In November 2014, ViewQwest unveiled plans for a 2Gbit/s fibre broadband service for households in Singapore, offering the country's fastest internet connection in the market. In March 2015, the service was officially launched making it the world's fastest home broadband plan alongside Japan.
In Singapore, Internet services provided by the three major Internet service providers are subject to regulation by the Media Development Authority (MDA) to block a "symbolic" number of websites containing "mass impact objectionable" material, including Playboy, YouPorn and Pornhub.
Optical fibre broadband providers
- NetLink Trust (Formerly OpenNet) (Passive Infrastructure Company ; NetCo ; Wholesale)
- Nucleus Connect (Active Infrastructure Company ; OpCo ; Wholesale) – Commenced Commercial Operations on 31 Aug 2010
- Singtel (Active Infrastructure Company ; OpCo ; Wholesale) – Deployed on 31 Aug 2010
- M1 (Active Infrastructure Company ; OpCo ; Wholesale) – Deployed in Sep 2011
- MyRepublic (Active Infrastructure Company ; OpCo) – Deployed in 2013
- ViewQwest (Active Infrastructure Company ; OpCo ; Wholesale) – Deployed in the 2nd half of year 2010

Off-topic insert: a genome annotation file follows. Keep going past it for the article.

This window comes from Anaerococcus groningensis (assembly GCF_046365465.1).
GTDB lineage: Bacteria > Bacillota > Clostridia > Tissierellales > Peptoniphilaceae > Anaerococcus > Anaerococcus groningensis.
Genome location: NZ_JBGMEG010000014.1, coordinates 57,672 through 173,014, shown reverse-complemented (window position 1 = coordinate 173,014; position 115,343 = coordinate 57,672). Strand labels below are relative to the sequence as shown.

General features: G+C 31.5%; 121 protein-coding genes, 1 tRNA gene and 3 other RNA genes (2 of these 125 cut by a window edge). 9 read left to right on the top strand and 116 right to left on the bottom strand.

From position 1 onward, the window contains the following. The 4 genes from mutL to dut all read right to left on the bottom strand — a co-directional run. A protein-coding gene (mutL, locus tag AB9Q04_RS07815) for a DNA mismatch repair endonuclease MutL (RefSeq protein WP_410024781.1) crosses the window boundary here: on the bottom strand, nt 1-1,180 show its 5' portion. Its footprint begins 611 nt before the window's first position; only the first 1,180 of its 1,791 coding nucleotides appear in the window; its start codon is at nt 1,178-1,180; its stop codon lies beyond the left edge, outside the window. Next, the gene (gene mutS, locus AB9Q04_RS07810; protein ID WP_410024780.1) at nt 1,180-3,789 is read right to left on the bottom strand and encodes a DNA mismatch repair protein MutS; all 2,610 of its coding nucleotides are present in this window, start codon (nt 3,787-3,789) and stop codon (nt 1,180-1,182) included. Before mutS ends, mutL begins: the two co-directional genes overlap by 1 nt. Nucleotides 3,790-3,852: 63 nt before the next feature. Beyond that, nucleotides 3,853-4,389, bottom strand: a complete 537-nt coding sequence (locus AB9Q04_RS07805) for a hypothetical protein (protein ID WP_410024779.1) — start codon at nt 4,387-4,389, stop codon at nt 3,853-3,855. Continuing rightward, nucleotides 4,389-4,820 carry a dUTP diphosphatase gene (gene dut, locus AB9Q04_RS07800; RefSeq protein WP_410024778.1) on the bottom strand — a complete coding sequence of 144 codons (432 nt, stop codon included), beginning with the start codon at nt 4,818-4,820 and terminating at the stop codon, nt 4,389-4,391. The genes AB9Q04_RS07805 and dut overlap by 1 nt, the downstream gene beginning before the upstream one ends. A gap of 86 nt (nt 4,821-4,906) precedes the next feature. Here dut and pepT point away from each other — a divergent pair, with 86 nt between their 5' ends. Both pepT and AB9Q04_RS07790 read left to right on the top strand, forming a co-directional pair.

Retail service providers
- M1 - 100 Mbit/s, 200 Mbit/s, 1 Gbit/s, 10Gbit/s
- Singtel - 500 Mbit/s, 1 Gbit/s, 10Gbit/s
- StarHub - 100 Mbit/s, 200 Mbit/s, 500 Mbit/s, 1 Gbit/s
- MyRepublic - 1 Gbit/s, 2 Gbit/s
- SuperInternet - 100 Mbit/s, 10Gbit/s
- ViewQwest - 1 Gbit/s, 2 Gbit/s, 10Gbit/s
Wireless@SG (Wi-Fi) operators (Free access; Up to 5 Mbit/s)
There are currently multiple Internet Exchange Points available in Singapore, see: Category:Internet exchange points in Singapore
- "IDA: Statistics on Telecom Services for 2015". Retrieved 4 May 2015.
- Tham, Irene. "Hooked, Net and sinker - and loving it". The Straits Times. Retrieved 10 October 2014.
- "StarHub – Revised Draft Submission (04 September 2006)". StarHub. Retrieved 13 February 2012.
- "S'pore's Broadband Media Association officially launched". CNETAsia. 16 January 2001.
|last1=in Authors list (help)
- "Media Centre". Nucleus Connect. Retrieved 19 February 2012.
- "SingTel launches comprehensive suite of entertainment, convergence and productivity applications on high-speed fibre services". SingTel. Retrieved 13 February 2012.
- "Results for nine months ended 30 September 2011" (PDF). M1 Limited. Retrieved 19 February 2012.
- "What is NGNBN". Viewqwest Pte Ltd. Retrieved 19 February 2012.